“Mammals: Elephant.” San Diego Zoo, 2016. Web.
“Judge this dweeb all you want, but he’s not why these animals are dying out. The REAL threats are loss of habitat and poaching.”
Platt, John R. “African Lion Populations Drop 42 Percent in Past 21 Years.” Scientific American. Nature Publishing Group, 24 Jun. 2015. Web.
“Poachers are organized, they’re ruthless, and they are decimating animal populations. In some countries, rhino horn is believed to cure cancer and even hangovers, and sells for up to $45,000 a pound. That’s more than gold or cocaine.”
Guilford, Gwynn. “Why Does a Rhino Horn Cost $300,000? Because Vietnam Thinks It Cures Cancer and Hangovers.” The Atlantic. Atlantic Media Group, 15 May 2013. Web.
“In Namibia, revenue from trophy hunting is the main source of funding for new wildlife conservancies.”
Lindsey, P. A., P. A. Roulet, and S. S. Romanach. “Economic and conservation significance of the trophy hunting industry in sub-Saharan Africa.” Biological Conservation 134.4 (2007): 455-469.
“And in South Africa, legalized trophy hunting gives locals an economic reason to protect the rhinos. It incentivises them to give the rhinos land to live on and to protect them from poachers!”
Goldman, Jason G. “Can Trophy Hunting Actually Help Conservation?” Conservation Magazine. University of Washington, 15 Jan. 2014. Web.
“True! But still, this system works! In addition to the public land already set aside for them, 25 percent of all white rhinos in South Africa now roam free on private land, and their population has gone from one hundred a century ago to over twenty thousand alive today.”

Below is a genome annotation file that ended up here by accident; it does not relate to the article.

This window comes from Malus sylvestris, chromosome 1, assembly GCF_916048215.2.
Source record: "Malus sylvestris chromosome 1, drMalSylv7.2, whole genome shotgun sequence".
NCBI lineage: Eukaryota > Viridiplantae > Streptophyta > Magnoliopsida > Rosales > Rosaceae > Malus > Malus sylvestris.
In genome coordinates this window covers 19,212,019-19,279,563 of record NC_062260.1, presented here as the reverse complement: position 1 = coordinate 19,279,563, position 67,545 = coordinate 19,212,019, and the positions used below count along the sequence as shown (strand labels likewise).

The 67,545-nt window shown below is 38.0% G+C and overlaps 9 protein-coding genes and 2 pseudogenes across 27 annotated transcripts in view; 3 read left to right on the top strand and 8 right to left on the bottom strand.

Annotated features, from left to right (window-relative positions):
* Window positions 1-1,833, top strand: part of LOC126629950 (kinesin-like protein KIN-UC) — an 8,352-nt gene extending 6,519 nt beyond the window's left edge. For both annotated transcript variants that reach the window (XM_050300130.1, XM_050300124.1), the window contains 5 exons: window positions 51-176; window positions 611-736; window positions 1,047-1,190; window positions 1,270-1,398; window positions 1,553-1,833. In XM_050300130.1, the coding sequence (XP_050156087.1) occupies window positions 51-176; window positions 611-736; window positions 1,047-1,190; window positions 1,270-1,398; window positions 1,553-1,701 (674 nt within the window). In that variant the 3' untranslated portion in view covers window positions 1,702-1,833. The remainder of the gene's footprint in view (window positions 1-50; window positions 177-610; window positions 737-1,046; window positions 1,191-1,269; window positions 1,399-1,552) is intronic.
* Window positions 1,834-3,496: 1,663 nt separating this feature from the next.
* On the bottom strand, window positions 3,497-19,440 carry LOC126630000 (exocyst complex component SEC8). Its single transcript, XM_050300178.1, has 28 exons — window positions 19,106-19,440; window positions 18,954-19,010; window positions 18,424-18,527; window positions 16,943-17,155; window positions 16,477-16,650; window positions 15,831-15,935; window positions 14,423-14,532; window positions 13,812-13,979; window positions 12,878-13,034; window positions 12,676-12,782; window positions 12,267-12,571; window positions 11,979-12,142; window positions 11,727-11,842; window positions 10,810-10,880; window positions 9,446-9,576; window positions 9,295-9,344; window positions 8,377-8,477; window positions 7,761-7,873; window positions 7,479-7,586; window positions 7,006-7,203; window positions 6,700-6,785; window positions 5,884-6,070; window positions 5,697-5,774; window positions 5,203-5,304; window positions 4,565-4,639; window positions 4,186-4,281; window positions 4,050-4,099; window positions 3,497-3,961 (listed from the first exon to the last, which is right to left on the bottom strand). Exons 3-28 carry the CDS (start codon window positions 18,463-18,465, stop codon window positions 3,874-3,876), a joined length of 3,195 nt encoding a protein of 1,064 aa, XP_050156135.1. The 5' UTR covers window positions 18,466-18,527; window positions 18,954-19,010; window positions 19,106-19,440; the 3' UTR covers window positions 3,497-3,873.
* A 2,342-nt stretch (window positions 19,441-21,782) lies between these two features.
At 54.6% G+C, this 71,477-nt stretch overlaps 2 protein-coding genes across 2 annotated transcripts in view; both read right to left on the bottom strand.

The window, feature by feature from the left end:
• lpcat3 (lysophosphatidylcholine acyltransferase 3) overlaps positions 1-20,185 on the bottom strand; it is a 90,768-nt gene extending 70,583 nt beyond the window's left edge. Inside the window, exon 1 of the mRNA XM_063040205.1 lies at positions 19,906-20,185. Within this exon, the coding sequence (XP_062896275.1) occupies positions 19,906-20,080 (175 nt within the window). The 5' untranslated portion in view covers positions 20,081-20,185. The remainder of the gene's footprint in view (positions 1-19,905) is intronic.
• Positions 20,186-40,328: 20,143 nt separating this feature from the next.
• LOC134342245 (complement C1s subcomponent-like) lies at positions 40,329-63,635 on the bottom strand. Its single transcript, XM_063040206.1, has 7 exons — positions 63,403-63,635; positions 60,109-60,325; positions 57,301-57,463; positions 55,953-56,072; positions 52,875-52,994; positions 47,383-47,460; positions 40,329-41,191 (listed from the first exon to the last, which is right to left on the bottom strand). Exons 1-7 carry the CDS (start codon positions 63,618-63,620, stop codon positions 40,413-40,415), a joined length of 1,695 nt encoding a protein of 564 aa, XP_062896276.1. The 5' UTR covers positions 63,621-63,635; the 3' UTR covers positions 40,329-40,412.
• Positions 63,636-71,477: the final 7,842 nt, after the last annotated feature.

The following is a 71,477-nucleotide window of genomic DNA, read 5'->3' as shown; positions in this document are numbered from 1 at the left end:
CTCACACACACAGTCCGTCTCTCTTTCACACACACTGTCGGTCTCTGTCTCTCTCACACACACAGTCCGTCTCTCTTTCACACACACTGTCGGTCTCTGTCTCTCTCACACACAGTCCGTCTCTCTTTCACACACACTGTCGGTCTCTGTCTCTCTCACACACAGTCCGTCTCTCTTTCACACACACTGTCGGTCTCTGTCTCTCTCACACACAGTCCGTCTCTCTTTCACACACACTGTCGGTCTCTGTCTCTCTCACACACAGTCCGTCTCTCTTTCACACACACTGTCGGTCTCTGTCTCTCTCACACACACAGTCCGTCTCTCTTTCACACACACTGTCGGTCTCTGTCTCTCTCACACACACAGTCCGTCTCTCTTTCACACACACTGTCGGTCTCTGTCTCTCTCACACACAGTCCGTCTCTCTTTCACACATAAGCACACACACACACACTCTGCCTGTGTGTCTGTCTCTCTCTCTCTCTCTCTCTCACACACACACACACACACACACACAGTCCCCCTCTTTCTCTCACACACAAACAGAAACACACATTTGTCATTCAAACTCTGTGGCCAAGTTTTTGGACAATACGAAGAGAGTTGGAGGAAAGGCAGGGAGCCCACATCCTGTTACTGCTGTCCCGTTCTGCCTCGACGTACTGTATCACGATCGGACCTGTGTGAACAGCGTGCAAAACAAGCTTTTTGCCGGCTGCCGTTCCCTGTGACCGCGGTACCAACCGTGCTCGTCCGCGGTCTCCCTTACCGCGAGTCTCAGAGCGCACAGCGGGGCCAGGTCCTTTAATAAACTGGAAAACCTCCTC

“White Rhino.” World Wildlife Fund, 2016. Web.
“And you know what - endangered animals in Africa need a lot of help. But so do a lot of other, less traditionally cute animals! For instance, the critically endangered American Burying Beetle. They bury decaying rodent carcasses and lay their eggs in them! That helps plants grow!”
Ratcliffe, B.C. “Endangered American Burying Beetle Update.” University of Nebraska State Museum, 1997. Web.
For More on This Topic
This New York Times “Room for Debate” series offers several viewpoints on the ethics of purebred dogs.
This delightful New York Magazine feature delves into the long-simmering beef between Team Cat and Team Bird.
“The Rhino Hunter” - this episode of the Radiolab podcasts follows a trophy hunter on his $350,000 hunting trip to Namibia.